These fish tanks would get exceedingly hot in summer and the fish would stress, and some would die. To prevent this, Wilkes planted avenues of macadamia nut trees for filtered shade. As the nuts matured, these too were harvested and sent by ferry/rail to selected customers. As children, we would pick the nuts hanging outside the fences and crack them with stones.
The macadamia industry took off in Australia in the eighties, extending from the north coast of N.S.W. to Queensland. It was however, a major industry in Hawaii and California years before and is getting larger every year. Despite all this, and having seen these farms overseas, I believe I can safely claim that the very first commercial macadamia farm ever to exist was planted overlooking Patonga creek
At that time of the early and mid 1930”s, in the middle of the great depression, Patonga was under the control of the Woy Woy Shire Council. However, as no road existed, building regulations also did not exist and many homes were built ad-hoc to suit whatever the owner needed. There was no electricity and a roaring trade in kerosene for lighting was a priority prerequisite. This fuel was sold in sealed 4 gallon (18+ litres) oblong tin cans and were difficult to dispose of. One retired couple, Bill Dyson and his wife erected part of their home using these cans. Every dwelling used hurricane lamps outside, and kerosene chimney ones inside. Because they were heavy, wood-burning fuel stoves were a rarity and most food was cooked by kerosene stoves.
Eventually, a telephone service was provided and Williams installed the switch-board in their post office section of their store. Thus basic needs were met for Patonga to exist and grow. However, there were other necessities in the form of fresh vegetables. Many full-time residents grew their own, but itinerants were in need, and to meet their requirements, the Dillon family filled this void.
There were many Dillon’s in the district. Some resided at Patonga, others at Woy Woy and others had a mixed farm on the plateau above Little Patonga Creek. The farm had access to Woy Woy by a family made road, but the only means to Patonga was down the creek. Norman and Harold Dillon, sons of the farmer, not only worked the farm, but cut a track down the mountain to the creek, and five days a week, they would carry fresh beans, peas, tomatoes, silver beet, potatoes and other seasonal vegetables down to a large canoe which they would row down to the settlement and walk every street selling their wares. They would then row back home again, harvest what was required for the following day’s trade, then help with the afternoon farm chores. Eventually, they purchased an outboard motor for their canoe to make life a little easier. It was the first one I ever saw. At that time, the only recipe for existence, let alone success was hard work, and the Dillon’s most certainly did meet these requirements.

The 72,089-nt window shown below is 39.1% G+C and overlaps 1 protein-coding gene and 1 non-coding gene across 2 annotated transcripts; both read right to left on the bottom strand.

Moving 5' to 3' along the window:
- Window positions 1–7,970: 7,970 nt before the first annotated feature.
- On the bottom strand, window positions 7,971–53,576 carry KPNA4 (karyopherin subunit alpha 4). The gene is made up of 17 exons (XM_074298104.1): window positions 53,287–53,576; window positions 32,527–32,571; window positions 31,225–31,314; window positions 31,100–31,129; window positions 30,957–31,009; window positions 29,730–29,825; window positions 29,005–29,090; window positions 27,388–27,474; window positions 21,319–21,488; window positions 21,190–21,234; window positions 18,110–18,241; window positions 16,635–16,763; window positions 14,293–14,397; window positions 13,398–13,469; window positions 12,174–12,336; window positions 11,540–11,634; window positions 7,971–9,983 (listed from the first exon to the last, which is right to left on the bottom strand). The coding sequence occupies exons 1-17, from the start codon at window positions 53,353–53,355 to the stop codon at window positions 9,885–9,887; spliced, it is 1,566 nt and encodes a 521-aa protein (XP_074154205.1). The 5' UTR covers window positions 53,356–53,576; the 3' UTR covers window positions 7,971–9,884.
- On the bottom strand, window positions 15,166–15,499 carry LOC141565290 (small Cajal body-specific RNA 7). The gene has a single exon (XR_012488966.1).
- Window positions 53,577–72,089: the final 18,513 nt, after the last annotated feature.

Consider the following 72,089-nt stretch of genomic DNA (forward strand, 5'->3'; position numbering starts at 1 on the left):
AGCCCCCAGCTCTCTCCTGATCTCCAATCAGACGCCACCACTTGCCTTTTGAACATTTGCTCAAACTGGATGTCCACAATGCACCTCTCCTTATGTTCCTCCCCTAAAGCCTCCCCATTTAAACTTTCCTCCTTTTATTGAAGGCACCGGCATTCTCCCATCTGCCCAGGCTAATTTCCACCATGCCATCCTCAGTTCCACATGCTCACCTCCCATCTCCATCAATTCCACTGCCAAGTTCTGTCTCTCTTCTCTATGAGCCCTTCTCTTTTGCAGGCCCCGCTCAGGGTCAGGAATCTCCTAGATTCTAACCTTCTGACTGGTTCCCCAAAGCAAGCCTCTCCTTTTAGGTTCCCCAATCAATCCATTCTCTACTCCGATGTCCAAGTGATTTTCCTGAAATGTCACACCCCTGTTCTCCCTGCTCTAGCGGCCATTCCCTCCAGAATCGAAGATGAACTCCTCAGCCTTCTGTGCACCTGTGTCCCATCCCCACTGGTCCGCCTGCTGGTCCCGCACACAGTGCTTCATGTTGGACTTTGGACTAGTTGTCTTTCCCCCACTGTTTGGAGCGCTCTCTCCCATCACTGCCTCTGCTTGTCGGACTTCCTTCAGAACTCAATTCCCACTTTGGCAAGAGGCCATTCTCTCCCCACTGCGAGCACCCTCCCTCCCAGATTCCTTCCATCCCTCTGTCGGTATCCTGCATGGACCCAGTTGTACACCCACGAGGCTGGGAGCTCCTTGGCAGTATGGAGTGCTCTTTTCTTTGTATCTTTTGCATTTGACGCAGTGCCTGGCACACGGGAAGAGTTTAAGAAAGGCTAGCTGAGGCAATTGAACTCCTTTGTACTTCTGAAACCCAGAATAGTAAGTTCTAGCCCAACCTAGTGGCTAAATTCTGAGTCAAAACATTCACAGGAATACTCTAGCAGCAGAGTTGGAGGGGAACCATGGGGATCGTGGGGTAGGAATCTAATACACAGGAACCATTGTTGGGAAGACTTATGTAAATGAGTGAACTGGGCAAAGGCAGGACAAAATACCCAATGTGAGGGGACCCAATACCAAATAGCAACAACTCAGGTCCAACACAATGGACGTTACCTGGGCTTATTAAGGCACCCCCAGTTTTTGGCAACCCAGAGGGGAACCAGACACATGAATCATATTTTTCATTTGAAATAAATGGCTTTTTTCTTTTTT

Opposite Patonga, on the other side of Brisk Bay, another man was fulfilling a dream. I only knew him as “Mack” MacGraw. I don’t know how he got there, as there was never a sign of any boat, but he settled below West Head at what is known as Flint and Steel. Mack, with sheer guts and determination, cut sandstone rock and local timber and together with the aid of material delivered by the cargo boats, established a guest house, mainly for fishermen and their wives, as there was nothing else to do. This is the gentleman I referred to in the forward of these memoirs.
The building had a massive stone fireplace and all necessities together with passengers and stores were delivered by Windybanks ferries when the need required to a jetty, which” Mack “built with his bare hands.
My own experience of all this came from the fact that I just loved boats. My family would visit Patonga and my elder brother, Laurie and Father would fish all day, every day. Myself, I used to travel every day on the ferries as an unpaid junior deck-hand, steering and assisting in the mooring at the jetties, delivering the mail bags to and from the railway at Brooklyn, collecting shopping parcels and numerous other duties, just to travel on the ferries.
Patonga had most needs of the residents with one exception, and that was liquor. It was well known there were a couple of “sly grog “ establishments, and although everyone knew who they were, they were never officially identified. However, it did not take a rocket scientist to calculate such operators had to be private boat owners to convey their stocks from the hotel at Brooklyn, as there were no deliveries by ferry.
One shortage was entertainment, and residents had to make their own. There were no street lights as the electricity was yet to come. The most common portable lighting was a “hurricane lamp “. People would walk the streets after dark, conversing with ones they knew, or complete strangers. There were no houses locked, crime was unheard of, and only very occasionally, would a policeman “show the flag “ by boat from Brooklyn. Everyone respected one another with a totally friendly attitude.